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Gold, incentives and meh

No practice to have fewer than 10,000 patients under radical local plans

Local commissioners are planning to ensure that no practice in North East London services fewer than 10,000-15,000 patients, and will be meeting with small practices who wish to remain independent.

NHS England and North and East London CCGs have said they expect GP numbers to reduce by a third over the next few years, and have set out radical plans to ensure general practice remains sustainable. 

As part of the plans, they will offer GPs ‘golden handshakes’ in a bid to alleviate the recruitment crisis, and offer funding to support the high cost of London living.

But they will also aim to ensure that all practices consolidate to cater for minimum list sizes of 10,000-15,000.

The proposals are part of its ‘Transforming Services Together’, which sets out how it will configure primary care over the next few years and will feed in to the wider region’s ‘sustainability and transformation plans’ - the secretive blueprints being drawn up by every region in England. 

The plan said:

  • GP practices should cater for 10,000-15,000 patients or be on the same site as other practices or work as part of a network of practices.
  • Primary care hubs for over 30,000 patients should have on-site minor surgery units, sexual health clinics, a greater range of test facilities, and learning areas with access to nutritionists.

The plan also addressed issues with GP workforce shortages, saying commissioners would:

  • Work with universities and other education providers to offer courses to qualify in new roles, e.g. physician associates and advanced nurse practitioners.
  • Encourage young people to work in the NHS by connecting with local schools and other education providers, as well as develop apprenticeships and internships.
  • Introduce flexible working options and financial incentives, which could include ‘golden hellos’ or ‘golden handcuffs’.
  • Support with the high cost of London living and transport; key-worker housing; bursaries or student loans to help fill hard-to-fill vacancies.

A spokesperson for the CCGs told Pulse: ’We hope that all GP practices will see the benefit of working in partnership with other practices. By joining forces GPs can offer better out of hours support, share knowledge and reduce back office costs.

’Their patients will be able to access services more quickly and at different places without going to hospital. Most practices are already working in this way. If small practices do not wish to work in this way we will seek to meet them in the first instance to understand their concerns.’

The plan said that by 2020 there would be 58 more pharmacists, 25 more physician associates, 49 more nurses and 46 more community health service staff working in surgeries in the area.

Dr Jackie Applebee, chair of Tower Hamlets LMC warned that failure to boost GP numbers in the area would badly impact on patient care

She said: ‘It is of great concern that the number of GPs across the TST area is projected to drop by up to a third while the population continues to rise rapidly. GPs are already struggling, due to lack of workforce, to provide the services that their patients need, such opposing changes in demographics.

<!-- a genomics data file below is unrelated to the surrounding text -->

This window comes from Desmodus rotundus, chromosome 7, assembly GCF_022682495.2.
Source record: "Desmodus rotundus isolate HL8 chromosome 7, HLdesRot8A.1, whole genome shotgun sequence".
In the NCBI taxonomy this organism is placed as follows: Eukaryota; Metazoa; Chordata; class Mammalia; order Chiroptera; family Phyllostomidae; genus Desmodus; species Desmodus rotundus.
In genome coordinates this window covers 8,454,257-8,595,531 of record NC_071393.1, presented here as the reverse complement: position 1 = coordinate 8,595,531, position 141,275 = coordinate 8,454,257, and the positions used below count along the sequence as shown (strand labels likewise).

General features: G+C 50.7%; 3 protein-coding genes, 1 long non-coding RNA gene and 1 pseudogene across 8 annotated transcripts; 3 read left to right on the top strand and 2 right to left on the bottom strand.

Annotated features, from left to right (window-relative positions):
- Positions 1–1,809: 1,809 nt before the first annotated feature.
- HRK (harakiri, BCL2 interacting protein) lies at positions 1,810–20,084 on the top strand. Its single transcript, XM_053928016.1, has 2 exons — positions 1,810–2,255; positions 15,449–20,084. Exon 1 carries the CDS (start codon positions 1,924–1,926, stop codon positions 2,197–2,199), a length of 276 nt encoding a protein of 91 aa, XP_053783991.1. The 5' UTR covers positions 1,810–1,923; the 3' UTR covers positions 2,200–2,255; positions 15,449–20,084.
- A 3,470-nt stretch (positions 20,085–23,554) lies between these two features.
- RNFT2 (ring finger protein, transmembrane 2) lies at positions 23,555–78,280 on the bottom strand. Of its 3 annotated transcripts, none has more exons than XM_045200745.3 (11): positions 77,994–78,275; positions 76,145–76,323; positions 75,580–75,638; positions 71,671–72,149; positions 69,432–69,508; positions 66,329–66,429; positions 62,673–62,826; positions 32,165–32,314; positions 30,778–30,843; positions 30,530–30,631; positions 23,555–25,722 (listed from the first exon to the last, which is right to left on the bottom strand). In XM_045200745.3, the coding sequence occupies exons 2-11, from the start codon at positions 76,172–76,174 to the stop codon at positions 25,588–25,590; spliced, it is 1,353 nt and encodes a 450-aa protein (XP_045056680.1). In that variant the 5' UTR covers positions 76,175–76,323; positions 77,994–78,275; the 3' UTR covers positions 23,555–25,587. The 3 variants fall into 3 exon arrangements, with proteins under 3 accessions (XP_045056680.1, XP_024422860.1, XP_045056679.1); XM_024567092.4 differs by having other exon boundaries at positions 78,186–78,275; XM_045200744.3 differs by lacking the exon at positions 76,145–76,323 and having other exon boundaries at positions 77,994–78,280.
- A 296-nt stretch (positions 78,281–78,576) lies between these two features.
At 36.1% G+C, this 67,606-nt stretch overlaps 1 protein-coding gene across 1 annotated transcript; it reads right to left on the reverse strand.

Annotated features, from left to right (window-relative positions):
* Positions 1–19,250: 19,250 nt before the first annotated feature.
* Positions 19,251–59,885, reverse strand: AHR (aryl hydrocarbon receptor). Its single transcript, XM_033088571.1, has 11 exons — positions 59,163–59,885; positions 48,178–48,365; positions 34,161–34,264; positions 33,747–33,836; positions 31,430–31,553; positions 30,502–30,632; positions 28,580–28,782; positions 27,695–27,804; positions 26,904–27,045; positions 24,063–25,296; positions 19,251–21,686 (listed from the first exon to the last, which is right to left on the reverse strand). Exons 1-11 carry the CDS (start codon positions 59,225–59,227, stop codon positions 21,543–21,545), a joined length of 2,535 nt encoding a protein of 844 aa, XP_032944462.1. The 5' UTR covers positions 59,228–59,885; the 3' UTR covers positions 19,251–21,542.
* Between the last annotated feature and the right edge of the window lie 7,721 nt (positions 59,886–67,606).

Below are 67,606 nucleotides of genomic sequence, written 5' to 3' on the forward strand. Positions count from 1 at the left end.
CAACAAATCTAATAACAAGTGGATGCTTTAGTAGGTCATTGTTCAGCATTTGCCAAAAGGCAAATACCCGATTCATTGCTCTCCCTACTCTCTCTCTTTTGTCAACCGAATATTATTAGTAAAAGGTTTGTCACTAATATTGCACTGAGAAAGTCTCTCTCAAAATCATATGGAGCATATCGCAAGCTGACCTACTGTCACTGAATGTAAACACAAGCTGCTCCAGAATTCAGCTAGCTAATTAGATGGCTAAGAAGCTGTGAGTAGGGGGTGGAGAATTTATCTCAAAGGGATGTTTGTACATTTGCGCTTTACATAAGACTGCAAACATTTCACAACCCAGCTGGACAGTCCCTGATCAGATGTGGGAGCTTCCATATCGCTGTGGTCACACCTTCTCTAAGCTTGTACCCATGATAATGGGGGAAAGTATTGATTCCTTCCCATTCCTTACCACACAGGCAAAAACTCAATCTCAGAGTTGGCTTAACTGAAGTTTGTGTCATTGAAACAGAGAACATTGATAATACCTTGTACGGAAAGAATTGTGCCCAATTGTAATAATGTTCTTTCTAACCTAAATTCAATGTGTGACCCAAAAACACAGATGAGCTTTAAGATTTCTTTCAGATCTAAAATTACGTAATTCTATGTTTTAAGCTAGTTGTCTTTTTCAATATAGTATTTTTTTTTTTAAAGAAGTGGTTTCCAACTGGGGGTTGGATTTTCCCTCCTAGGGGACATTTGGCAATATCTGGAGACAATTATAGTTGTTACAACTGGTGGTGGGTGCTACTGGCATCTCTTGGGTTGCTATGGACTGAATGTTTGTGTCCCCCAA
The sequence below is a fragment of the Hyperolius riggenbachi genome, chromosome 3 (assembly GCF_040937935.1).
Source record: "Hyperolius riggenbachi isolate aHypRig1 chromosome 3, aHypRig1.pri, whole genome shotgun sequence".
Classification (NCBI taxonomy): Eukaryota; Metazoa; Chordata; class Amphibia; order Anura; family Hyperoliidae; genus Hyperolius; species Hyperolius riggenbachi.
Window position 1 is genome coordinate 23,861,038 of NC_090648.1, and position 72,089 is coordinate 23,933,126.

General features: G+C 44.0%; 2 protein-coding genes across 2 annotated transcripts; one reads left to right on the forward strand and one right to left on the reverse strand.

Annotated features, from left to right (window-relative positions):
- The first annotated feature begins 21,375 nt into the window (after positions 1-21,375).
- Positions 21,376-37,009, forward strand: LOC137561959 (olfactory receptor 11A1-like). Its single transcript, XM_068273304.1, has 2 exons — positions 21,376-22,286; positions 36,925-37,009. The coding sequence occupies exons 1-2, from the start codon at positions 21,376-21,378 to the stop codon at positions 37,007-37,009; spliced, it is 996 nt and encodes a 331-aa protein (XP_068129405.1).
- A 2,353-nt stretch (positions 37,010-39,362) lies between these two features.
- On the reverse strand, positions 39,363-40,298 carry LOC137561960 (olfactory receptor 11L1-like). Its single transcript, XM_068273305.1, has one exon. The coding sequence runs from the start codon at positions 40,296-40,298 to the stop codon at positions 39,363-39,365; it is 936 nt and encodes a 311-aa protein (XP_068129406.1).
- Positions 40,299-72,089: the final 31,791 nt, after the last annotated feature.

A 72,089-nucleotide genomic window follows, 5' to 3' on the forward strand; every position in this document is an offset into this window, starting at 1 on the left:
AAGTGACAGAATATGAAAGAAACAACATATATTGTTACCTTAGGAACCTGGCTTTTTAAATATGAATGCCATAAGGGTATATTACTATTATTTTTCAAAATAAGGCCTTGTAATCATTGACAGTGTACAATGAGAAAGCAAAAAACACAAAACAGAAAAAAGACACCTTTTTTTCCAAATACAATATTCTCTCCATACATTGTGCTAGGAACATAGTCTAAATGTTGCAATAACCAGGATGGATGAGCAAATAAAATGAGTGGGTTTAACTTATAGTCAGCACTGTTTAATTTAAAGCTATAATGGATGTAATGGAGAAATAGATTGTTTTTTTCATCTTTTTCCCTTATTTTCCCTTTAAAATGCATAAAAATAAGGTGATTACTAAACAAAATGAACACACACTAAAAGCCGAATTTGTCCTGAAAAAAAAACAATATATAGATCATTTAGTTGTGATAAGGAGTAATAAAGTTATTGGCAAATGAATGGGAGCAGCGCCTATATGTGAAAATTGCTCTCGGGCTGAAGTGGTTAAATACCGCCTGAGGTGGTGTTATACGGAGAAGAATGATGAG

’Decreased GP numbers on the one hand with an increasing population on the other is not sustainable. Simply relying on changing the skill mix will not address the problem and will adversely affect patient safety. There must be a concerted recruitment and retention initiative to avert crisis.’

Readers' comments (44)

  • I believe this model of serving a large community with specialist services already exists, it's called a hospital. Maybe if they hadn't closed so many community hospitals, which patients liked, used well and which took pressure of acute service, GP services would be able to deliver primary care.
    I fear that soon we will have just four hospitals and GP practices one for North South, East and West of the country.

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  • coming soon - No practice to have more than one GP.

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  • When I became a GP in 1977 I was proud of my career choice
    But now
    • no emergency work or care of the dying
    • no freedom to prescribe the best treatment of patients
    •work with physician assistants doing the same work ( don't shit me you know it's true and with advanced nurse practitioners it most definitely is true )
    •plumeting respect from everybody
    . No street cred
    I would rather die than be a GP today
    Young doctors are not stupid the job stinks
    Recruitment crisis my arse
    Years of not having balls has destroyed General practice
    RIP a once proud profession

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  • This had exact parrallel's with the transformations of high street banking a few decades ago. Weekend working, branch closures, staff redundancies, dumbing down of processes and staff skills. The baank did it to make more profit, NHS E are doping it to plug a gap caused by their own inept management. Is anybody asking the "customers", patients, what they want? There is no doubt that the personal service provided by small practice is much loved even if stretched.

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